Edited by Al CampbellDetails:
352 pages 6.125x9.25 Cloth:
$79.95 ISBN 13:
7/16/2013Series: Contemporary CubaReview(s): 2 available
"A unique and indispensable introduction into the economic thinking and analyses of thirteen Cuban economists committed to the successful continuation (albeit with needed modification) of the Cuban project in process since 1959."--Sinan Koont, author of Sustainable Urban Agriculture in Cuba
Most scholarship on the Cuban economy looks at the island nation from the outside in. Cuban Economists on the Cuban Economy is the first collection to bring together some of the islandís leading economists to discuss the good and the bad about their own economy. These thirteen voices--seldom published together in English--offer clear and straightforward analyses of how Cuban society provides for its needs, distributes surplus, and assesses its shortcomings.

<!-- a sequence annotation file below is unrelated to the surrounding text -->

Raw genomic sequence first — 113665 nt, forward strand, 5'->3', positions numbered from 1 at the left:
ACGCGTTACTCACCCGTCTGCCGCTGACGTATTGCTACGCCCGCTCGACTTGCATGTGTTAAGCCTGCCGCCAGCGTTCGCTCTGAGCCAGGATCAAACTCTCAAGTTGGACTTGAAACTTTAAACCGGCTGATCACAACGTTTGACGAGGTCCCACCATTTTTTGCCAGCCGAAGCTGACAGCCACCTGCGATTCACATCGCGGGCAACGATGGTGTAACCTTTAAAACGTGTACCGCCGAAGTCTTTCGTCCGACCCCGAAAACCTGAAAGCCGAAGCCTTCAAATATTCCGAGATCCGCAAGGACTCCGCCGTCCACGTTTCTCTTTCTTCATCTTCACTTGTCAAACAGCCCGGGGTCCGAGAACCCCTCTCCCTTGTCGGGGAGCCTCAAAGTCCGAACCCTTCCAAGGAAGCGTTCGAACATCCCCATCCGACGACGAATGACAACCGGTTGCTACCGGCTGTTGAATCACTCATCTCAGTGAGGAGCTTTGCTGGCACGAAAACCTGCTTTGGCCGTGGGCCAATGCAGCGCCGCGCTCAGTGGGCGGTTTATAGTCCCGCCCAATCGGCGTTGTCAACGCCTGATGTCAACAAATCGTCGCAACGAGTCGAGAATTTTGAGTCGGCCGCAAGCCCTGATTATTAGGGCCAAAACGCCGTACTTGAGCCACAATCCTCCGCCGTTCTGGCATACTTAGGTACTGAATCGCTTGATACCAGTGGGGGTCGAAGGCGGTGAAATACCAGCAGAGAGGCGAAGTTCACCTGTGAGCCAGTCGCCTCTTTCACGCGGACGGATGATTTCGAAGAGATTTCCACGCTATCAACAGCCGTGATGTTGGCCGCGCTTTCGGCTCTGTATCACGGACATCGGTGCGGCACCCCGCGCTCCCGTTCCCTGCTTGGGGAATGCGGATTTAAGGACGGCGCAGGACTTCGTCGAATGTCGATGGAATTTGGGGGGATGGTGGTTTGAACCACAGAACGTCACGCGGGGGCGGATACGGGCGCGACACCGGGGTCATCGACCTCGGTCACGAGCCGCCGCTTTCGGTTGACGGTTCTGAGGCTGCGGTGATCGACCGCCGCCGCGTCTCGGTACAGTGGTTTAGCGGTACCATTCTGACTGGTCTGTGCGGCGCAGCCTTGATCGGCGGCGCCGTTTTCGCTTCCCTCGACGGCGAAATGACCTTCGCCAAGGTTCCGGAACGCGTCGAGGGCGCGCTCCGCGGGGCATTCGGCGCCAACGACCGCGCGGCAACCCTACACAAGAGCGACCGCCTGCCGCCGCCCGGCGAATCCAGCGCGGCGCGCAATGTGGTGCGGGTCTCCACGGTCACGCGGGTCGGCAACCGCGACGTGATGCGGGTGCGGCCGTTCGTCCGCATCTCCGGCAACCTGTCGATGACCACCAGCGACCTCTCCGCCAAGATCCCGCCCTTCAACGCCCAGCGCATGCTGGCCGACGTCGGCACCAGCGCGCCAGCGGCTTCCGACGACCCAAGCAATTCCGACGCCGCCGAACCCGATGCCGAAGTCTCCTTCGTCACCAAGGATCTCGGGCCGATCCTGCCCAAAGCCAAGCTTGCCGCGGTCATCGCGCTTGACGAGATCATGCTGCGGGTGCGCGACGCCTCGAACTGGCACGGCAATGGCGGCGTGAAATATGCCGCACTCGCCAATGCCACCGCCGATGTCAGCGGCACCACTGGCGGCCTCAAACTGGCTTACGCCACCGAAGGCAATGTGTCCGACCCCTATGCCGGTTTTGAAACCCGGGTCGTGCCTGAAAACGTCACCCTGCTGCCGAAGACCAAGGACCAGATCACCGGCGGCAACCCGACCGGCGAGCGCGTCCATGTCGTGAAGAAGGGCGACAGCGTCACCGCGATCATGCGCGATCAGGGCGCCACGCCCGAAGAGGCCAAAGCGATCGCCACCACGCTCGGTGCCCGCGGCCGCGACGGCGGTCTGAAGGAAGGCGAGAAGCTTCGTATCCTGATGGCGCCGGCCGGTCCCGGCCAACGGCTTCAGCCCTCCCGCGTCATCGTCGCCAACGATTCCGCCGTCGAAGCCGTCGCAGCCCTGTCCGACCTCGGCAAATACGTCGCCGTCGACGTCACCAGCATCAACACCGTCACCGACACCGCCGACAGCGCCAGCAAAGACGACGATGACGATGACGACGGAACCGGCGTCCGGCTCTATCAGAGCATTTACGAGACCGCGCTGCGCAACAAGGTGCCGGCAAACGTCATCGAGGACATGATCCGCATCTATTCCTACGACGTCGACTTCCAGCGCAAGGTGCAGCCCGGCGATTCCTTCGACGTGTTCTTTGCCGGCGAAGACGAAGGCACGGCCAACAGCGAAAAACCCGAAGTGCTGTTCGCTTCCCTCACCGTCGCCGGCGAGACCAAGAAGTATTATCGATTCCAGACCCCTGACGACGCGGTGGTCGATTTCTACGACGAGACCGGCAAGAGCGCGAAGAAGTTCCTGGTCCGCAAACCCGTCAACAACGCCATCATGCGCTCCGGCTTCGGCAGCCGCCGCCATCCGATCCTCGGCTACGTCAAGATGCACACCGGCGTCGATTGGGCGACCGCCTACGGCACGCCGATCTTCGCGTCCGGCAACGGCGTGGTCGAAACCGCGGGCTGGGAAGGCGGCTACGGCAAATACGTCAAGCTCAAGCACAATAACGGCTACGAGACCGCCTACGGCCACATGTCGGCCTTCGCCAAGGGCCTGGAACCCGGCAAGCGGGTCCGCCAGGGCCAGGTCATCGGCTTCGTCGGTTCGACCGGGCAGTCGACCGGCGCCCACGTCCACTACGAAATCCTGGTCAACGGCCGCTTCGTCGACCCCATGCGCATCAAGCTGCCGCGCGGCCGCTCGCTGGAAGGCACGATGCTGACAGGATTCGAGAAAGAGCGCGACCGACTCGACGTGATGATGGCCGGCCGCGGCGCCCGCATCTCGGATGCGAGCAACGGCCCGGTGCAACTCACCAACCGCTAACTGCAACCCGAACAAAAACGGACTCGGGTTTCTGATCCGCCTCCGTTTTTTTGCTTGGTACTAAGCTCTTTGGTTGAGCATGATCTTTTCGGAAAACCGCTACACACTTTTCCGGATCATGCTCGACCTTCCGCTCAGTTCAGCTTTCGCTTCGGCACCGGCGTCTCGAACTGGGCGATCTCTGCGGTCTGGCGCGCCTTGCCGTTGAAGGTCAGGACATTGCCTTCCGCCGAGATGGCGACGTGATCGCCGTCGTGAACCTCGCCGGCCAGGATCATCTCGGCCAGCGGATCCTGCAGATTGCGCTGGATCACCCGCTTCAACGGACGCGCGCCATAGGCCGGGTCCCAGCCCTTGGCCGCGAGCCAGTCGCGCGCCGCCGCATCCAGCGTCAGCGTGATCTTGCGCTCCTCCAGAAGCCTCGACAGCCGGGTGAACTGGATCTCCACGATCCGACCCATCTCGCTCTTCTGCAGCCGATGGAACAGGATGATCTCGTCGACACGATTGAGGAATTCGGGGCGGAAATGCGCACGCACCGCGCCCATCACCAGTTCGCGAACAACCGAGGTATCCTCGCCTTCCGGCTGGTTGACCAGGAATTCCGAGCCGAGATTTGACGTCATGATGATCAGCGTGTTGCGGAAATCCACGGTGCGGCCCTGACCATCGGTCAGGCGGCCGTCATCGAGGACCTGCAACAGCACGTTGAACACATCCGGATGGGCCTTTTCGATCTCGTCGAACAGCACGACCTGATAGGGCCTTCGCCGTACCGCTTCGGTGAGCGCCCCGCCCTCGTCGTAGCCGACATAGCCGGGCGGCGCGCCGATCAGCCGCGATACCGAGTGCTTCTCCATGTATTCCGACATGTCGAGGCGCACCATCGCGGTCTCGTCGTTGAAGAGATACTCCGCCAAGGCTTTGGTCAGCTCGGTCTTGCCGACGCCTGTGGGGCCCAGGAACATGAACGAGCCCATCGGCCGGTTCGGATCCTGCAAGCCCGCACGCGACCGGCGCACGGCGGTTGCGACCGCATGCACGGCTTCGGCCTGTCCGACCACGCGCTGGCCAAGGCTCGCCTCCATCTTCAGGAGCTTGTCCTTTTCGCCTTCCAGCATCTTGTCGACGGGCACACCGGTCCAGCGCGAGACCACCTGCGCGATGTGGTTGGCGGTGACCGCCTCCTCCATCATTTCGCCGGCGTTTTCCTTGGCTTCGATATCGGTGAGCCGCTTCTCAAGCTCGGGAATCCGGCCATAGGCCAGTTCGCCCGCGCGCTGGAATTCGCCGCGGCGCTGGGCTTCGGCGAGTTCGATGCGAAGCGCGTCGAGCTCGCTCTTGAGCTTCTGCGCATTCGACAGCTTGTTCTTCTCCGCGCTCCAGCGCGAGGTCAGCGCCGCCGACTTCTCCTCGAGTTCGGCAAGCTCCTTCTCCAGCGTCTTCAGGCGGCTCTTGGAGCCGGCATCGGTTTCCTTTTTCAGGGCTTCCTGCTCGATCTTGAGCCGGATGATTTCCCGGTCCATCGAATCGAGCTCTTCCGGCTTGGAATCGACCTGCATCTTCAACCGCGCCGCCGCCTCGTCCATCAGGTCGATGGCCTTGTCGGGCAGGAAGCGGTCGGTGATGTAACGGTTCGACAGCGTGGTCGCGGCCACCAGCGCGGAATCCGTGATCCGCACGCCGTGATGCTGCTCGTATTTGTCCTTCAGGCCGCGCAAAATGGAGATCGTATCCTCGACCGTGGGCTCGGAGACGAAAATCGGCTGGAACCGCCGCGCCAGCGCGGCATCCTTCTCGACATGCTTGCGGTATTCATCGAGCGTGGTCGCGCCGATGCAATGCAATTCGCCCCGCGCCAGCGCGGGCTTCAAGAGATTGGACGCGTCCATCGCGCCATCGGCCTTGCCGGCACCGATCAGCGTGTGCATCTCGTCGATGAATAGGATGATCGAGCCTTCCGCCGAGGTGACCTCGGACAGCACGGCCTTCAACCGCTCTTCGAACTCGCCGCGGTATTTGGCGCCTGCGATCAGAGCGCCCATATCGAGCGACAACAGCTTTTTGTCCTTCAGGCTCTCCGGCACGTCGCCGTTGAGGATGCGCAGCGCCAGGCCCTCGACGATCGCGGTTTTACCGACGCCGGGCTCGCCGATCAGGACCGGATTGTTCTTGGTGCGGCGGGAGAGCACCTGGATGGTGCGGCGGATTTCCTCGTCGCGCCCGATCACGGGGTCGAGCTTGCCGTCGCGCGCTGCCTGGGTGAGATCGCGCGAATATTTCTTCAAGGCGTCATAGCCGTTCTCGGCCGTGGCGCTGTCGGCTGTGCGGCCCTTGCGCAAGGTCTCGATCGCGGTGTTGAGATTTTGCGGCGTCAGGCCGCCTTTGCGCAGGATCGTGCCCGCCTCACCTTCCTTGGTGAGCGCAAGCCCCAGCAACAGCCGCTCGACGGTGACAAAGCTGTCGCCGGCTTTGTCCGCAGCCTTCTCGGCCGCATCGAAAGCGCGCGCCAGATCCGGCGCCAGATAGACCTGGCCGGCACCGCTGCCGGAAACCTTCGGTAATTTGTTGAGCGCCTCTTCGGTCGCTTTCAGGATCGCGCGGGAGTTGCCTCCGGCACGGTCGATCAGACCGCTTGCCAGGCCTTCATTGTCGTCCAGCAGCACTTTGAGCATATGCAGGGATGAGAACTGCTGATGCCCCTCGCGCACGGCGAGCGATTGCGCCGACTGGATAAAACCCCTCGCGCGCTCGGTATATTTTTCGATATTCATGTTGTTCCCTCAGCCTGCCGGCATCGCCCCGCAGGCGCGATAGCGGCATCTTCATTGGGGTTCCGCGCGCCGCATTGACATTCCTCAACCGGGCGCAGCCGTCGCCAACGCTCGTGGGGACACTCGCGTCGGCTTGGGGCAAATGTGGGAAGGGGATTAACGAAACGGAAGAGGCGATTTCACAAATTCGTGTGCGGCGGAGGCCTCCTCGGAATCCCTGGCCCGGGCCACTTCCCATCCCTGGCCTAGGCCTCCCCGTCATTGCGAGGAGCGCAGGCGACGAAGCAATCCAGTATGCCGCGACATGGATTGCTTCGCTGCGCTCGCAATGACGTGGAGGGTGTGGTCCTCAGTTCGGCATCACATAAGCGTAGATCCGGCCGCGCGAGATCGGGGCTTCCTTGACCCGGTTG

Focusing on changes in policy during the Special Period, the years following the collapse of the Soviet Union, this volume tracks various shifts, both major and minor, in the islandís planned economy as leaders adapted to changing global relations while developing independent sources of income. These essays offer invaluable and sober assessments of Cubaís entrance into the international economy through such sectors as tourism, knowledge-based goods and services, and agriculture.
Cuban Economists on the Cuban Economy was written, in part, to reveal the rigorous research conducted within the country and to clarify the different factors that Cubans emphasize in examining their place on the world economic stage. It also provides unique insights into the islandís fight against poverty, its aging population, and its trade unions. This book will be an invaluable resource for years to come.
Al Campbell is professor emeritus of economics at the University of Utah.